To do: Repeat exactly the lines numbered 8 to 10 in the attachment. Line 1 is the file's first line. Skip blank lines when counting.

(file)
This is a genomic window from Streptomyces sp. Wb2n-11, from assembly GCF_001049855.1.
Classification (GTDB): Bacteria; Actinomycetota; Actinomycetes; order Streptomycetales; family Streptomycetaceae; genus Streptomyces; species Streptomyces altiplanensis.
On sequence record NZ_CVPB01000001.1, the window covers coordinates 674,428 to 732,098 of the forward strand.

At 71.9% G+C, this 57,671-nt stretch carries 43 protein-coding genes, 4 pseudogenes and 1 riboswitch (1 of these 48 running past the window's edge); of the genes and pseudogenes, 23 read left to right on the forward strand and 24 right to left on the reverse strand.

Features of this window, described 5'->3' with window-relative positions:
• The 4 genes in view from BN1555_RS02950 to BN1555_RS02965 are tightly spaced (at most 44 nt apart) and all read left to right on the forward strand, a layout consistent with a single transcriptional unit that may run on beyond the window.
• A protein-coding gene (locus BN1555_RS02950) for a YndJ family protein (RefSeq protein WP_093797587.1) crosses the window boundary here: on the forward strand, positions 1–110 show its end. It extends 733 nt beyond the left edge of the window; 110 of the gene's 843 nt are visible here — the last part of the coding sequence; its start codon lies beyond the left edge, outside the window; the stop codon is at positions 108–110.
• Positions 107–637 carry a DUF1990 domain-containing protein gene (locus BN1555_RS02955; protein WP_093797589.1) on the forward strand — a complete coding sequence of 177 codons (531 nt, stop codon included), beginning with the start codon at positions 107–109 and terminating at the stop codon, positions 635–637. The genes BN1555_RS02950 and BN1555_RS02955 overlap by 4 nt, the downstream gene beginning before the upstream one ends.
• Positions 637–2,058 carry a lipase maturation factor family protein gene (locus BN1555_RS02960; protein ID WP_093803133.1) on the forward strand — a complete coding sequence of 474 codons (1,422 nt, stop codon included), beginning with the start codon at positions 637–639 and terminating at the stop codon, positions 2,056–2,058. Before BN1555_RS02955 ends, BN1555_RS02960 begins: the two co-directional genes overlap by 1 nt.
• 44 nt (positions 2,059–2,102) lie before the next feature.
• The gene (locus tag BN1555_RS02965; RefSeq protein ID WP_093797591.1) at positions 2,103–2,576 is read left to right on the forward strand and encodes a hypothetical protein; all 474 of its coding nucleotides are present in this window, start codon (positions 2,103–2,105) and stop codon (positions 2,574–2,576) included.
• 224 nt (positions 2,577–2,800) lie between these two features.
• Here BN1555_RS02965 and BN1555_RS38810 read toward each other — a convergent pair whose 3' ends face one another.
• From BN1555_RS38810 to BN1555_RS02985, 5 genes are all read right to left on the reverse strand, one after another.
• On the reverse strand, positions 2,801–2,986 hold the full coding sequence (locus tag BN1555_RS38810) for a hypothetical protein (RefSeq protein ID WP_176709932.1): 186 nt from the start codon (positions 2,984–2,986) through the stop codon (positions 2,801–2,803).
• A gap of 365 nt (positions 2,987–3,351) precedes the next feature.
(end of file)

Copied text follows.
• Positions 107–637 carry a DUF1990 domain-containing protein gene (locus BN1555_RS02955; protein WP_093797589.1) on the forward strand — a complete coding sequence of 177 codons (531 nt, stop codon included), beginning with the start codon at positions 107–109 and terminating at the stop codon, positions 635–637. The genes BN1555_RS02950 and BN1555_RS02955 overlap by 4 nt, the downstream gene beginning before the upstream one ends.
• Positions 637–2,058 carry a lipase maturation factor family protein gene (locus BN1555_RS02960; protein ID WP_093803133.1) on the forward strand — a complete coding sequence of 474 codons (1,422 nt, stop codon included), beginning with the start codon at positions 637–639 and terminating at the stop codon, positions 2,056–2,058. Before BN1555_RS02955 ends, BN1555_RS02960 begins: the two co-directional genes overlap by 1 nt.
• 44 nt (positions 2,059–2,102) lie before the next feature.